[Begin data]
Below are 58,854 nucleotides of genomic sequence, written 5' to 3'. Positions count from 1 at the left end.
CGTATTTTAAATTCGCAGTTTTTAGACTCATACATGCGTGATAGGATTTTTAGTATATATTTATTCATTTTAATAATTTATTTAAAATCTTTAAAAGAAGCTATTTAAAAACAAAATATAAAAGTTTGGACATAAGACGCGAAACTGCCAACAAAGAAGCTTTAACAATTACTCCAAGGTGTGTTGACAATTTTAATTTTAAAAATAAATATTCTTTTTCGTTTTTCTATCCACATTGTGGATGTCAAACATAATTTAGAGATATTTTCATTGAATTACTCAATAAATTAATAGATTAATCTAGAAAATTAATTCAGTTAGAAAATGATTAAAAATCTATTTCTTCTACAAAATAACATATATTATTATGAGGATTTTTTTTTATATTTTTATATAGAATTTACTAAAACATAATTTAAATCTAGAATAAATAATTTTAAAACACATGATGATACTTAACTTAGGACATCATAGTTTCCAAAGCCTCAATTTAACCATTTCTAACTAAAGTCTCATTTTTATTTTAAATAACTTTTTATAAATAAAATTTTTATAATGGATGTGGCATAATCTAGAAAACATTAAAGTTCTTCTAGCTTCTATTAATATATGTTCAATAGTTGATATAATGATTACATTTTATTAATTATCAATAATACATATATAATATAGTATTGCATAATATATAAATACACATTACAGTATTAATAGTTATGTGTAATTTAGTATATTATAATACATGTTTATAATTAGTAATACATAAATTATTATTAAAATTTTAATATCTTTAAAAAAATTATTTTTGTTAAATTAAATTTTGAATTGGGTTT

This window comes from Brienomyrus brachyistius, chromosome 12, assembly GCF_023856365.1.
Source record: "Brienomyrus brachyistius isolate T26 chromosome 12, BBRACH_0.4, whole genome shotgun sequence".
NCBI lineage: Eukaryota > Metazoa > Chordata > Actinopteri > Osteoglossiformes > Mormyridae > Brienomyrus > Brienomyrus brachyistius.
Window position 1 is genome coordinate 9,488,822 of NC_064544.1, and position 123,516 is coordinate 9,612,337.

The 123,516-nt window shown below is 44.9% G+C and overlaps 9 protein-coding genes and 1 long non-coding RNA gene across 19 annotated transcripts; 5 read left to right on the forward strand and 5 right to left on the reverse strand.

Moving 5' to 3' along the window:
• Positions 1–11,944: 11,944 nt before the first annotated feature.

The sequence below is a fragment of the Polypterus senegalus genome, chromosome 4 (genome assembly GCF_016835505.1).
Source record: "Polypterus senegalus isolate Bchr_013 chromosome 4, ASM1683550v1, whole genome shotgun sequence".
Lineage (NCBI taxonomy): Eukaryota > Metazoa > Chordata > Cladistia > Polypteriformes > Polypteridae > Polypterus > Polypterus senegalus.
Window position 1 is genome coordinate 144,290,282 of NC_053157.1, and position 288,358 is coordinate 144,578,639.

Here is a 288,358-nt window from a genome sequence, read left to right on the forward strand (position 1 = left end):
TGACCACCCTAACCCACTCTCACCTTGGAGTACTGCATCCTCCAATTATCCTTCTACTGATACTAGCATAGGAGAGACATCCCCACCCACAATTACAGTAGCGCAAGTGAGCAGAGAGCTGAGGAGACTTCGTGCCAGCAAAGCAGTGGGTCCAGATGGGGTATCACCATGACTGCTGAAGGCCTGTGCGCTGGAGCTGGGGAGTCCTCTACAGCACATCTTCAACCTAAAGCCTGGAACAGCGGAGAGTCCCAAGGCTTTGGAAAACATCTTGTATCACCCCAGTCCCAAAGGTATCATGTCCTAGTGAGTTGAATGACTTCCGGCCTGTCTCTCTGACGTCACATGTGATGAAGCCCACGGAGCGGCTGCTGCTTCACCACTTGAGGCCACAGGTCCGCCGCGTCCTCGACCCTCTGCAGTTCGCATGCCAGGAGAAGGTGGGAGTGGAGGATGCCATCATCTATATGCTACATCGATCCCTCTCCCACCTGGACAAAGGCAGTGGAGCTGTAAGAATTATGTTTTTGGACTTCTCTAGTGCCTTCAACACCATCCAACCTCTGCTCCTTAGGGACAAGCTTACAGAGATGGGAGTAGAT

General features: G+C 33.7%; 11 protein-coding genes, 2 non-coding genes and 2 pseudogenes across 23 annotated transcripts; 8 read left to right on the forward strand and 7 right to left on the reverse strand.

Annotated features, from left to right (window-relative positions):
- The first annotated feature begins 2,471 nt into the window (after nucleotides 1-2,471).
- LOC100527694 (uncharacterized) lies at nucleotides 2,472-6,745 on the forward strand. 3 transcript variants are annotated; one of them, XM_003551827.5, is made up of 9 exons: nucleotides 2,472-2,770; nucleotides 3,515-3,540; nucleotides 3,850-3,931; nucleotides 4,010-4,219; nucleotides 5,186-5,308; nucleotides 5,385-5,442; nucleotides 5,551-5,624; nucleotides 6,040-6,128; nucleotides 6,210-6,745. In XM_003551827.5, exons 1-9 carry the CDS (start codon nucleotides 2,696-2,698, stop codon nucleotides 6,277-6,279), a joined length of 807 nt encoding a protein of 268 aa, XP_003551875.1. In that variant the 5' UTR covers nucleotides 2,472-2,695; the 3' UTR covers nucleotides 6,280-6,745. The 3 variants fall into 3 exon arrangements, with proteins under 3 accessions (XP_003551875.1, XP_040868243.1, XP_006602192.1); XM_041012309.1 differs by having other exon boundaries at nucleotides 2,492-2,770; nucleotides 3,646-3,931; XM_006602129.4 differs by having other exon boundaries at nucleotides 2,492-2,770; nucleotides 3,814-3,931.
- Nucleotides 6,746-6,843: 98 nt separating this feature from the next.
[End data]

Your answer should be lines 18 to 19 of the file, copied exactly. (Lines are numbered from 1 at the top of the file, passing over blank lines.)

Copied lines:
- The first annotated feature begins 2,471 nt into the window (after nucleotides 1-2,471).
- LOC100527694 (uncharacterized) lies at nucleotides 2,472-6,745 on the forward strand. 3 transcript variants are annotated; one of them, XM_003551827.5, is made up of 9 exons: nucleotides 2,472-2,770; nucleotides 3,515-3,540; nucleotides 3,850-3,931; nucleotides 4,010-4,219; nucleotides 5,186-5,308; nucleotides 5,385-5,442; nucleotides 5,551-5,624; nucleotides 6,040-6,128; nucleotides 6,210-6,745. In XM_003551827.5, exons 1-9 carry the CDS (start codon nucleotides 2,696-2,698, stop codon nucleotides 6,277-6,279), a joined length of 807 nt encoding a protein of 268 aa, XP_003551875.1. In that variant the 5' UTR covers nucleotides 2,472-2,695; the 3' UTR covers nucleotides 6,280-6,745. The 3 variants fall into 3 exon arrangements, with proteins under 3 accessions (XP_003551875.1, XP_040868243.1, XP_006602192.1); XM_041012309.1 differs by having other exon boundaries at nucleotides 2,492-2,770; nucleotides 3,646-3,931; XM_006602129.4 differs by having other exon boundaries at nucleotides 2,492-2,770; nucleotides 3,814-3,931.